Patient:
"I felt I was well looked after all the time – the girls took the time to come and talk to you and they were very nice.”

Patient:
"I needed a better explanation about the treatment – the side-effects, what each drug was for, the reasons for the treatment – it should have been explained to me step by step.”

Patient:
"Perhaps the biggest handicap which I faced on leaving hospital was the inability to swallow my own saliva, requiring me to be continually spitting, which I felt very embarrassed about whenever I was in company.”

Patient preferences

Information should be imparted in a format suitable to the patient and carers. Written information, such as the leaflets provided by Chest, Heart and Stroke Scotland, should be given to patients/carers to take away with them.

Patient feedback has suggested people experiencing stroke dysphagia appreciate receiving encouragement that their condition may improve.

Good Practice Point (GPP): Stroke patients with dysphagia and their families or carers should be given information to enable them to make informed decisions about management of the swallowing disorder.

GPP: Patients/carers should be informed about the full implications of their treatment, the timescale for altered diet or PEG feeding and how often they will be reviewed.

Quality of life

Research into the pathophysiology and management of swallowing has been clinically led. There is a paucity of data on health outcomes from the patient’s perspective, such as quality of life and patient satisfaction. Some attempts are now being made to redress this with the use of quality of life questionnaires and patient focused outcome measures.

GPP: Healthcare professionals should be aware of the importance of the social aspects of eating. An inability to eat normally may affect patient morale, lead to feelings of isolation and could contribute to clinical depression.

Box 1: Sources of further information for patients and carers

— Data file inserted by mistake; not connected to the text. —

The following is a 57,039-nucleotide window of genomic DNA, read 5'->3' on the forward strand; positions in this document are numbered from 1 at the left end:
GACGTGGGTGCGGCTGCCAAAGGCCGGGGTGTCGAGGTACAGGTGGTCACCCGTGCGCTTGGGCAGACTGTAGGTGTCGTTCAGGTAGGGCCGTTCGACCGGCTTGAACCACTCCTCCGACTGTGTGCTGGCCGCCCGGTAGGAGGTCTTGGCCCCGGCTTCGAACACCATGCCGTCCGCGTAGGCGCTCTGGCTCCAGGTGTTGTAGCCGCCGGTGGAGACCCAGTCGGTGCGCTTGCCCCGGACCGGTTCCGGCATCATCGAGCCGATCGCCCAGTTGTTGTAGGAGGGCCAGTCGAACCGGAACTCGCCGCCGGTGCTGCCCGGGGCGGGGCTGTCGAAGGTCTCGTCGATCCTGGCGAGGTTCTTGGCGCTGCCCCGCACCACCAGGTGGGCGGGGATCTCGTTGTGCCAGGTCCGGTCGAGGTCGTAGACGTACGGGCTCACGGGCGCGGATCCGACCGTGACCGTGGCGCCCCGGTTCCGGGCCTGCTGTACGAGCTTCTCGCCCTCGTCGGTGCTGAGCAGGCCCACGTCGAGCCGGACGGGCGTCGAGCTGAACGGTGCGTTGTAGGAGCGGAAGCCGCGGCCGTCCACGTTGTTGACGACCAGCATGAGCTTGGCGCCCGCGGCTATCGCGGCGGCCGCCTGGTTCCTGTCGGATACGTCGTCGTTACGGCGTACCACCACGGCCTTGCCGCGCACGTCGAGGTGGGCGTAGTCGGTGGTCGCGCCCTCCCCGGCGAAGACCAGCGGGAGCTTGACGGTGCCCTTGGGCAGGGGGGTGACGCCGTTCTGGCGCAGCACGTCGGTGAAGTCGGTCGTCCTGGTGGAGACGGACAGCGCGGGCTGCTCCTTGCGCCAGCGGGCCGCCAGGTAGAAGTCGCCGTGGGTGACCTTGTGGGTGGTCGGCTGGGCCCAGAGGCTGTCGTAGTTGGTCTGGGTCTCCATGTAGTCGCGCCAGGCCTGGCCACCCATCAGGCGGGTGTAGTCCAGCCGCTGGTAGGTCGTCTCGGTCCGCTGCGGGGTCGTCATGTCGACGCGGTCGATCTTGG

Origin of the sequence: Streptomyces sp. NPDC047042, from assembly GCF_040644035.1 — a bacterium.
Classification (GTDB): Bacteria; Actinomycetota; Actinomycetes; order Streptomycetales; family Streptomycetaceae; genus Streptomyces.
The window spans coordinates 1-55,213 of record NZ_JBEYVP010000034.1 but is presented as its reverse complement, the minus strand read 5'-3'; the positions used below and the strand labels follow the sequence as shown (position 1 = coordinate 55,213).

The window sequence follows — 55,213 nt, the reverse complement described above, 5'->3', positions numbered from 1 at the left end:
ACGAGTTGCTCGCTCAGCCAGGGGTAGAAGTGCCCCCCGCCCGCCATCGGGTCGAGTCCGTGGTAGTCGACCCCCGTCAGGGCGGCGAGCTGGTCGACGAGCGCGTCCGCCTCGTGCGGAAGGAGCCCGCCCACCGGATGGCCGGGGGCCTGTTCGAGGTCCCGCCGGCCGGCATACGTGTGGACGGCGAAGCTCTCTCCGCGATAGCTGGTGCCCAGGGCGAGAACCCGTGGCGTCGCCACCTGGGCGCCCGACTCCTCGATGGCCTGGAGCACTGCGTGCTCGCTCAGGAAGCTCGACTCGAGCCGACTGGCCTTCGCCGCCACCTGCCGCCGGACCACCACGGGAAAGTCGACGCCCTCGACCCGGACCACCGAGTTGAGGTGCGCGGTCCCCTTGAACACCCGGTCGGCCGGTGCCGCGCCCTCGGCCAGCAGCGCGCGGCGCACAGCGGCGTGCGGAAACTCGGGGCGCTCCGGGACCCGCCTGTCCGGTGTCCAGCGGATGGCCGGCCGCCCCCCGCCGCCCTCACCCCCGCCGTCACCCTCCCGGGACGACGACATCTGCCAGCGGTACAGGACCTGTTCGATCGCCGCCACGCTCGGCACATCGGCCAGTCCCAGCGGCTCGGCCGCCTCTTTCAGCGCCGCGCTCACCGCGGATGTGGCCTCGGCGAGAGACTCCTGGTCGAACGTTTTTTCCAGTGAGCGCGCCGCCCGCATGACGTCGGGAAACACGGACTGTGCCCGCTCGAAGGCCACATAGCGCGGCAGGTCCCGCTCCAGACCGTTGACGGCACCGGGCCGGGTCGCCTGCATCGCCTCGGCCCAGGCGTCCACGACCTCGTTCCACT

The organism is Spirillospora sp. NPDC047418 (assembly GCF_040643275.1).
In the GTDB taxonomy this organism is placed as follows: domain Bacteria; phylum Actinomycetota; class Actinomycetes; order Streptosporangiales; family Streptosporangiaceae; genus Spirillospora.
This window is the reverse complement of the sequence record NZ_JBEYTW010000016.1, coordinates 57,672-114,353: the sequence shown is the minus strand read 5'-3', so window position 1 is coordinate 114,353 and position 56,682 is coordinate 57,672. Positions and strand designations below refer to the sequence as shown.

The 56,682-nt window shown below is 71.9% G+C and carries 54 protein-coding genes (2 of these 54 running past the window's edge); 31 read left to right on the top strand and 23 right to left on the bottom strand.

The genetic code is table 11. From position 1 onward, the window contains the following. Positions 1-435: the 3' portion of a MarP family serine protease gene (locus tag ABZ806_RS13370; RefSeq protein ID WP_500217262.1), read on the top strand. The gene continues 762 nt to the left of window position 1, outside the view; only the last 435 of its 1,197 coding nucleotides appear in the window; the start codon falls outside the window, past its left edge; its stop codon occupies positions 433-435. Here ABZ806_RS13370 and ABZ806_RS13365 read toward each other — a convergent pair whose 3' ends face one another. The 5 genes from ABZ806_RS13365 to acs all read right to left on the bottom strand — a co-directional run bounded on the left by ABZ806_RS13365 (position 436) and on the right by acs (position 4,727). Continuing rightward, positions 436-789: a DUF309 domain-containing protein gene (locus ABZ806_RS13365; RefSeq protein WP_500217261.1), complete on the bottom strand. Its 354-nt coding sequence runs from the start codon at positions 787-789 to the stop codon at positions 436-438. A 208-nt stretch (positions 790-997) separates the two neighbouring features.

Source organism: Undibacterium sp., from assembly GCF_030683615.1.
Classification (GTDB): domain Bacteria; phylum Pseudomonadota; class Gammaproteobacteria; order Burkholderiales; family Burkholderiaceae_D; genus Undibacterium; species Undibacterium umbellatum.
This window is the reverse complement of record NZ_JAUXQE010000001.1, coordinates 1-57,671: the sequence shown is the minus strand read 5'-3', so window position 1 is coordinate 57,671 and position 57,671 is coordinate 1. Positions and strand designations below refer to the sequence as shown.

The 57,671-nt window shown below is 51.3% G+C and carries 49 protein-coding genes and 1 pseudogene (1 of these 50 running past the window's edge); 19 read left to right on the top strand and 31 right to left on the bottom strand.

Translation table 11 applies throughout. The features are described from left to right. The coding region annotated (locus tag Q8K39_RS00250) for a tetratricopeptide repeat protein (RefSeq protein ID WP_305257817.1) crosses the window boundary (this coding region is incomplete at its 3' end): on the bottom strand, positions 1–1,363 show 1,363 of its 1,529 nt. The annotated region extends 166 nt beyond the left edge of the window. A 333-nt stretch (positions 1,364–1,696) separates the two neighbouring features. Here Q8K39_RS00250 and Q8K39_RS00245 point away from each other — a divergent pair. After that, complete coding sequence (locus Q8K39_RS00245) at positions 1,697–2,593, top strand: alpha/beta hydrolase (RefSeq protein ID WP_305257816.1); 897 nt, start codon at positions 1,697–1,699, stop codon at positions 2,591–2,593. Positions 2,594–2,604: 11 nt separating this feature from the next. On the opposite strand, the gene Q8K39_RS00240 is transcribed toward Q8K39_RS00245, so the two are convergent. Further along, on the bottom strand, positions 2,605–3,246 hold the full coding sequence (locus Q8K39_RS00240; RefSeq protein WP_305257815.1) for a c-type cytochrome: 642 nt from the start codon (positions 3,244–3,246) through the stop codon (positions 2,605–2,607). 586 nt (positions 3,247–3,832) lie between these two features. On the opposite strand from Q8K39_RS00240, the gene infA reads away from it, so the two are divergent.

British Association for Parenteral and Enteral Nutrition (BAPEN)
Website: www.bapen.org.uk
BAPEN has produced resources and information leaflets for healthcare professionals and patients on tube feeding and the administration of medicines.
Carers UK
Ruthpitter House, 20/25 Glasshouse Yard, London EC1A 4JT
Tel: 020 7490 8818 CarersLine: Freephone 0808 808 7777 (Wed - Thur,10am - noon and 2 pm - 4 pm)
Chest, Heart and Stroke Scotland
65 North Castle Street, Edinburgh EH2 3LT
Advice Line: 0845 077 6000 Tel: 0131 225 6963 Fax: 0131 220 6313
Email: admin@chss.org.uk
Website: www.chss.org.uk
Chest, Heart and Stroke Scotland administer the Volunteer Stroke Service and other local stroke groups.
Different Strokes
9 Canon Harnett Court,Wolverton Mill, Milton Keynes MK12 5NF
Tel: 0845 130 7172 Fax: 01908 313501
Email: info@differentstrokes.co.uk
Website: www.differentstrokes.co.uk
Moving Intowork
Norton Park, 57 Albion Road, Edinburgh EH7 5QY
Tel: 0131 475 2600 Fax: 0131 475 2379
Braid House, Labrador Avenue, Howden, Livingston EH54 6BU
Tel: 01506 443100 Fax: 01506 443055
Email: moving@intowork.org.uk
Website: www.intowork.org.uk/moving
Employment consultancy and support for people after acquired brain injury
Princess Royal Trust for Carers
142 Minories, London EC4N 1LB Tel: 020 7480 7788 Fax: 020 7481 4729
Email: infoscotland@carers.org
Website: www.carers.org
Speakability
1 Royal Street, London SE1 7LL
Tel: 020 7261 9572 Fax: 020 7928 9542
Helpline: Freephone 080 8808 9572 (Mon - Fri,10 am - 4 pm)
Email: speakability@speakability.org.uk
Website: www.speakability.org.uk
Adapted from SIGN 78. Management of patients with stroke: identification and management of dysphagia. Edinburgh: Scottish Intercollegiate Guidelines Network, 2004.

Reproduced from SIGN 78. Management of patients with stroke: identification and management of dysphagia.. Edinburgh: Scottish Intercollegiate Guidelines Network, 2004.

Guidelines in Practice, April 2005, Volume 8(4)
© 2005 MGP Ltd